Wednesday, 21 August 2013

In Good Company

This morning, very cranky after the teens partied just about all night, I opened an envelope on the table. This is what I found inside:

This story was accepted around two years ago - perhaps more - and highlights the exquisite pain of being a short story writer. Previously, I had very ambitiously sent it to The Paris Review, and received my copy back with squiggles and crosses over it. I had the feeling it was some college graduate with a heavy hand and flicking pen. Rejection. Oh well. This is when Catherine-the-secretary kicks in. Revision. Review. New horizons. A new submission.

As the story deals with neo-colonialism in West Africa, I decided to try a review I used to subscribe to called Wasafiri. Fat chance. The story talks about Eugene, a failed British Ghanaian doctor, who travels home to assist his dying sister. Recently left by his girlfriend, he experiences his tropical homeland in a fray of discomfort and pain, reflecting at length on the failure of the independent government, on his sister's malady, the phony aid workers dotted throughout the country, the tricky power his old mother still has over him. And a terrible, irreparable secret he holds close to his soul.

Surprise. A year of so later I received a reply. They liked it. But it was way too long. Could I cut down by a third? Whaat? I tell you, I learnt more about words in that edit than I did in the whole 300-page-long experience of my novel edit last year. Judging, weighing up. What really counts, what adds to what you want to say. What do you want to say anyway?

It's one of my favourite stories. The first big piece I wrote after returning from Ghana to Europe. It means a lot. And as our household hero Ngugi wa Thiong'o is one of the esteemed members of the editorial boards, I decided I was going to get in there by hook or by crook.

And I did! Formal acceptance came a long while back, and now finally the review is here on my desk. With my name on the same page as my hero Ngugi wa Thiong'o (I'm not silly enough to print it here, but just believe me.) I even went up to Ngugi to have a dog-eared copy of 'Devil on the Cross' signed at the last Mantova Book Festival, and shyly said I had a story coming out in Wasafiri.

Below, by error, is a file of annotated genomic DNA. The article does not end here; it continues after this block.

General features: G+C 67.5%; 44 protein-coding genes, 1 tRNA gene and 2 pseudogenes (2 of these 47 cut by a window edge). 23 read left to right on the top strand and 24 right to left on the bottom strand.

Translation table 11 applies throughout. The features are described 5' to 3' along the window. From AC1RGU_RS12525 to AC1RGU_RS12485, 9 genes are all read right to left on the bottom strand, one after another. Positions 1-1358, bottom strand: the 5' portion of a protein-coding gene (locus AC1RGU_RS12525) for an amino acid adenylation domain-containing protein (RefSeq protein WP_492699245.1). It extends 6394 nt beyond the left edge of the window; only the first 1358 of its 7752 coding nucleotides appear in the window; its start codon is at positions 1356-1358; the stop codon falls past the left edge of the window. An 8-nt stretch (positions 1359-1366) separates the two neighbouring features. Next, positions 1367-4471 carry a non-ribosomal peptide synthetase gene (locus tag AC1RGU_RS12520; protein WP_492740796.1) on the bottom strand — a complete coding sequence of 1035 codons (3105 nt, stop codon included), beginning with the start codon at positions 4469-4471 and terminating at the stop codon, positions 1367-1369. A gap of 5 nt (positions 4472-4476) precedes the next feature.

A wondering smile. A wonderful man. You can download 'Infection' through this link. And in next month's Wasafiri you can read Ngugi's compelling introductory article on Mazrui and Achebe, full of memories and reflections about the art and politics of these two great intellectuals of Africa.

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More astounding news from the ranch. PELT AND OTHER STORIES IS UP FOR PRE-ORDER! Here is the author-friendly link to my publisher where you can order a copy. It is also up on Amazon and will later be coming out in the USA and Australia, and well as a Kindle version. Publishing date is 2nd September 2013. More news on events shortly.

Excitement! This Corsican queen is organising her blog tour and book launch with a glass of Pastis..


  1. Ordered!
    And I am so looking forward to receiving it.
    You deserve this success Catherine. I am cheering LOUD for you. x

    1. Oh Yvonne thank you! It has been a really long road - as most short story writers know. I'm feeling so blessed for a mo', just waiting for review o'clock! Xcat